Tooth decay is a serious problem for some children. Decay in the upper and lower front teeth are the most common problems.
Bottle mouth; Bottle carries; Baby bottle tooth decay; Early childhood caries (ECC)
Your child needs strong, healthy baby teeth to chew food and to talk. Baby teeth also make space in children's jaws for their adult teeth to grow in straight.
Foods and drinks with sugar that sit in your child's mouth cause tooth decay. Milk, formula, and juice all have sugar in them. A lot of snacks children eat also have sugar in them.
To prevent tooth decay, consider breastfeeding your baby. Breast milk by itself is the best food for your baby. It keeps the inside of your baby's mouth healthy and prevents tooth decay.
If you are bottle-feeding your baby:
Check your child's teeth regularly.
If you have infants or toddlers, use a pea-size amount of non-fluoridated toothpaste on a washcloth to gently rub their teeth. When your children are older and can spit out all of the toothpaste after brushing, use a pea-size amount of fluoridated toothpaste on their toothbrushes with soft, nylon bristles to clean their teeth.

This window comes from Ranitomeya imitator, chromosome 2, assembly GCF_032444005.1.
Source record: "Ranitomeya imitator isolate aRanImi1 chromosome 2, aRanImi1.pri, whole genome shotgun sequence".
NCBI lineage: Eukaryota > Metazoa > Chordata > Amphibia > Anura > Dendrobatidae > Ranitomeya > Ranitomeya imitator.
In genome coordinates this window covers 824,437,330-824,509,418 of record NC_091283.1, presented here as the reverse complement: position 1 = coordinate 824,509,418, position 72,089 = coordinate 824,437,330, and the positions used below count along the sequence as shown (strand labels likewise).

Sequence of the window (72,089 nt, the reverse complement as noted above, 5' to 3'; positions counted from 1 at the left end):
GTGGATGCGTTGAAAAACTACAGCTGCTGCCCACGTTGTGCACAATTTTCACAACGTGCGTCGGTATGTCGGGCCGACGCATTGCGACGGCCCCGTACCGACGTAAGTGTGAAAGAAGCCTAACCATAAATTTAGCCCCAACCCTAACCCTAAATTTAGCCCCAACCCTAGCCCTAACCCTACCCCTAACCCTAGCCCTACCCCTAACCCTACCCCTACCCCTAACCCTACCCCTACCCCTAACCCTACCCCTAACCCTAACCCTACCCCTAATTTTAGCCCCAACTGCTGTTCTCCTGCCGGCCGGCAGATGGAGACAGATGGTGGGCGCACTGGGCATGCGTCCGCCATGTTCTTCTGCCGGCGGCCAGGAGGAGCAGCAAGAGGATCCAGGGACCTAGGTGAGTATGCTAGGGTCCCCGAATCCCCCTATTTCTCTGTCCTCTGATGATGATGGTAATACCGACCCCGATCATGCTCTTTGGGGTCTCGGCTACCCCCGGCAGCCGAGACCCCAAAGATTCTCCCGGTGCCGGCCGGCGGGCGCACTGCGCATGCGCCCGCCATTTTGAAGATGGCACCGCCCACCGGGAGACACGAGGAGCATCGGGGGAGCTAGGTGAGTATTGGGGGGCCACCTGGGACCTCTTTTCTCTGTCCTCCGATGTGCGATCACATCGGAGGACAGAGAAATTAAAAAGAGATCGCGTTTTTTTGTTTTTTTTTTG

Floss your child's teeth when all of their baby teeth come in. This is usually by the time they are 2 ½ years old.
If your baby is 6 months or older, they need fluoride to keep their teeth healthy.
Feed your children foods that contain minerals to strengthen their teeth.
Take your children to the dentist when all their baby teeth have come in or at age 2 or 3, whichever comes first.
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Ribeiro NM, Ribeiro MA. Breastfeeding and early childhood caries: a critical review. J Pediatr (Rio J). 2004;80:S199-S210.
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Touger-Decker RJ. Position of the American Dietetic Association: oral health and nutrition. J Am Diet Assoc. 2007;107:1418-1428.
Updated by: Ilona Fotek, DMD, MS, Palm Beach Prosthodontics Dental Associates, West Palm Beach, FL. Review provided by VeriMed Healthcare Network. Also reviewed by David Zieve, MD, MHA, Isla Ogilvie, PhD, and the A.D.A.M. Editorial team.
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